What are the things that you write about? What setbacks and success? What frustrates you? What is it that you want? What dissatisfactions you talk about? What, in other words, do you want out of your life?

It’s not the kind of clarity that comes overnight for most people. Even if you believe in life purpose, most of us did not grow up with the knowledge of that purpose. It takes time, life experiences, and reflection to come to that conclusion. It takes a combination heart and head. Journaling helps the two meet quicker, and surer. When you gain that clarity, you not only have your instinct, but you also have the black and white evidence – through your words – of how you came to that conclusion.

Better Self-Expression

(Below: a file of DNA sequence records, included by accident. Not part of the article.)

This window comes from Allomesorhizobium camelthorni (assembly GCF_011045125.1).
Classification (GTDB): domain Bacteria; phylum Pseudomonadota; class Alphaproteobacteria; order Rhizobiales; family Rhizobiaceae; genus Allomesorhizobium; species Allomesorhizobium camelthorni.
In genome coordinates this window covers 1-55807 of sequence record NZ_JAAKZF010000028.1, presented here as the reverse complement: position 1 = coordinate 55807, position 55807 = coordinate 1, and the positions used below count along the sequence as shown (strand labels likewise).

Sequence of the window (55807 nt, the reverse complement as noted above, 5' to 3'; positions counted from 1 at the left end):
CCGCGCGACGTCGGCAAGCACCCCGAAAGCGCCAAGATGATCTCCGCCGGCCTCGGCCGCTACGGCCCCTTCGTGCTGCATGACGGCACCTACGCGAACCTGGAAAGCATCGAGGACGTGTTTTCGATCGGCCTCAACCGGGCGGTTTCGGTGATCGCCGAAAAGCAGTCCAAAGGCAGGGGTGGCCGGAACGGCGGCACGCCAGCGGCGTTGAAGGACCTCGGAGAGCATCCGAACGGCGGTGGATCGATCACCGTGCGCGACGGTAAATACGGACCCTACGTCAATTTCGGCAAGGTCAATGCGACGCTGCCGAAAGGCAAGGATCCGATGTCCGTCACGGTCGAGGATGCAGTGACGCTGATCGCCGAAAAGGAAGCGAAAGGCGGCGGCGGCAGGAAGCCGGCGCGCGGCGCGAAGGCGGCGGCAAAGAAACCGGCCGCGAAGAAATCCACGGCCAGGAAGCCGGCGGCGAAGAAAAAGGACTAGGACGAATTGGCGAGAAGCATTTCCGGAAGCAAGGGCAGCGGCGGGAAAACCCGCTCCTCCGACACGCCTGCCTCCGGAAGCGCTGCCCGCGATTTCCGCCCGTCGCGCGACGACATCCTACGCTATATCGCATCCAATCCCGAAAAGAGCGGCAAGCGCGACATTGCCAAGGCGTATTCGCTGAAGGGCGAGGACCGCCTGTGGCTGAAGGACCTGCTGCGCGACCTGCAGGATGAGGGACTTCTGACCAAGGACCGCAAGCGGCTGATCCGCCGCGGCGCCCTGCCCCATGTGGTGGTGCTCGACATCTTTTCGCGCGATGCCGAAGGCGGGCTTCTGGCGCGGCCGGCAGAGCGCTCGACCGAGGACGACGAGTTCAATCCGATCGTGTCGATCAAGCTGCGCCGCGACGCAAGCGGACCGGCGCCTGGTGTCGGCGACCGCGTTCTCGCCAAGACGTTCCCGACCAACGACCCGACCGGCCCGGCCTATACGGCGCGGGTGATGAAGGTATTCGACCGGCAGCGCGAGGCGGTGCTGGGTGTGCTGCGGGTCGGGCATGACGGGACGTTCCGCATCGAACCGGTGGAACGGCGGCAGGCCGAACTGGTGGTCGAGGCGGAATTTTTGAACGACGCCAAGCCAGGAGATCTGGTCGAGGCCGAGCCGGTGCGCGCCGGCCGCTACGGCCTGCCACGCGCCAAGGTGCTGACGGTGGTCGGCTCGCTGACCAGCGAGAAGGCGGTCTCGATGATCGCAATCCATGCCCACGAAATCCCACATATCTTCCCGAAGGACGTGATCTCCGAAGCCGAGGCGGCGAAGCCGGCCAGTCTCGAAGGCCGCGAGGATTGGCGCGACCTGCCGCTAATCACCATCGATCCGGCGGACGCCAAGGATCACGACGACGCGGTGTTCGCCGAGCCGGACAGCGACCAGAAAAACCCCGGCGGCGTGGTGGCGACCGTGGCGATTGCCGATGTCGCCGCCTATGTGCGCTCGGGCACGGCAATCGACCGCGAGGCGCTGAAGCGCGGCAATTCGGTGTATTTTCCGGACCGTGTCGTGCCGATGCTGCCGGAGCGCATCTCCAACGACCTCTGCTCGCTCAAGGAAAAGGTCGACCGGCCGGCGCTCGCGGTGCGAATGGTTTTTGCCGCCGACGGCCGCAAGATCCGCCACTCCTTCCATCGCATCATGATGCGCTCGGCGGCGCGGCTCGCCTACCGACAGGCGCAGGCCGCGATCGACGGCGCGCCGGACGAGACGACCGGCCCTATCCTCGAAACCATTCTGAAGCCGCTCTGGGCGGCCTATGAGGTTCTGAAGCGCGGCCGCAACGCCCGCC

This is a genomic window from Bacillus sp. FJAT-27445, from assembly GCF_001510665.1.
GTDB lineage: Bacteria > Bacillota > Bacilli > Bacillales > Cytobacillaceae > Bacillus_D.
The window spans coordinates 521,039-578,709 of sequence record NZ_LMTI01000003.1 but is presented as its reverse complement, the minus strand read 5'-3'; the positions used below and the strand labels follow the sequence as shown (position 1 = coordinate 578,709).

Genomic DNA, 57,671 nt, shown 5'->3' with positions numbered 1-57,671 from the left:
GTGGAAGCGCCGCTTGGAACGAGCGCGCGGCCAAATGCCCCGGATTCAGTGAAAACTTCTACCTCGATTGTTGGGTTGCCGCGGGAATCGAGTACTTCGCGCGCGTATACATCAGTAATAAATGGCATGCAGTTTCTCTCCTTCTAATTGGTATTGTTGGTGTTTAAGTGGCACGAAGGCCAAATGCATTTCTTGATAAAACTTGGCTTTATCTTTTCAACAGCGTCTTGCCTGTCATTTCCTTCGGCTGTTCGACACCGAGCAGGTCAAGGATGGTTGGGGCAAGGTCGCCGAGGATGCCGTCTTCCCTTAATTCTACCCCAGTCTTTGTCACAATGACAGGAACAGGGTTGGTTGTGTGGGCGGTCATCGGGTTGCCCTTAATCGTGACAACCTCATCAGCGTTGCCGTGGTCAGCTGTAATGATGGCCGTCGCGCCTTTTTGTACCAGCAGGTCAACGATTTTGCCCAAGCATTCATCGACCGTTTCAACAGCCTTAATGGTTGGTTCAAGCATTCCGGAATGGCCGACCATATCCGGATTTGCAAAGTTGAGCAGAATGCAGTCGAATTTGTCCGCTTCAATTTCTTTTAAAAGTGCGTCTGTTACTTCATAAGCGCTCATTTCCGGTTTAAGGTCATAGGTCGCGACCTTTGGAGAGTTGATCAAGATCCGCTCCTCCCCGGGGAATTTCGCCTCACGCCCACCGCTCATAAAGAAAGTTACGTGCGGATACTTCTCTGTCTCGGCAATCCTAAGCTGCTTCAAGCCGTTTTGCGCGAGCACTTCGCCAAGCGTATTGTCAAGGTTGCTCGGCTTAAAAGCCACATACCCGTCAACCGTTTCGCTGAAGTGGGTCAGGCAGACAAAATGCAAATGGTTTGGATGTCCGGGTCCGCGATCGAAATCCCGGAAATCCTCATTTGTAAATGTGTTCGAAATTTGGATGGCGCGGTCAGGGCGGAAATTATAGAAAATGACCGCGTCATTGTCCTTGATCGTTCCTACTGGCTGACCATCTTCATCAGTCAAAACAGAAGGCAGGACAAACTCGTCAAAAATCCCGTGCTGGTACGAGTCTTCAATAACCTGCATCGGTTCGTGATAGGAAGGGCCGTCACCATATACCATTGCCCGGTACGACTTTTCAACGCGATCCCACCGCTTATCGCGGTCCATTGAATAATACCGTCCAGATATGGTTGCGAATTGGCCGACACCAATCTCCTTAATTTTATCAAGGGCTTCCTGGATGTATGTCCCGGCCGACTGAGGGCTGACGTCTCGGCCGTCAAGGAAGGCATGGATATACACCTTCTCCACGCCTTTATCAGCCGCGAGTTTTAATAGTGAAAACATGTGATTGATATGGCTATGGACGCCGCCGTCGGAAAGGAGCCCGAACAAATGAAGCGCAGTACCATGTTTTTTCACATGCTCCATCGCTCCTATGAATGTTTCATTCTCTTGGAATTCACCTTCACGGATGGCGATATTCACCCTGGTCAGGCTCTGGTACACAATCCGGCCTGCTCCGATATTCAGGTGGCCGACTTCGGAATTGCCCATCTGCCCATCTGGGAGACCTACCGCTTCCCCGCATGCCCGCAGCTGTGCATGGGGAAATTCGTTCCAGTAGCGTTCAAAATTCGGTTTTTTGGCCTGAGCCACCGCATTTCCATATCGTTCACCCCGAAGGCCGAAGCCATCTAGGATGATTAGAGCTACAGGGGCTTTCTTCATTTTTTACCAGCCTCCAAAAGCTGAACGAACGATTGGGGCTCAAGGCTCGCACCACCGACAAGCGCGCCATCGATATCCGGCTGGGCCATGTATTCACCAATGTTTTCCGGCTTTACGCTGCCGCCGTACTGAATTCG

By journaling, you are also practising writing. The actual process of pouring words out on paper, expressing yourself to make sense of your thoughts, makes you a better writer, and makes you better at expressing yourself. Self-expression is a useful skill in everything from personal communication to corporate communication.

Track Development 

Journaling is not just about dumping your feelings on a page. It’s a way you can track your personal development. It’s a tool you can use to see how your goals developed over time, what did you achieve and where you failed? You can also look at how your skills improved, what worked and what did not. You can learn from your past mistakes, and repeat the things that worked for you. Life happens when you are not paying attention, and so it’s easy to lose track of the journey that you’v already taken. By looking back through your journals, you can ensure you don’t miss out on the important lessons you’ve already learned, and also how far you’ve already come.


These are just 5 reasons why journaling will change your life. Treat it as a skill, practice it regularly, and you will see more results than you ever thought possible.



Take one of these 5 steps, and write about how journaling can be a life changing skill for you.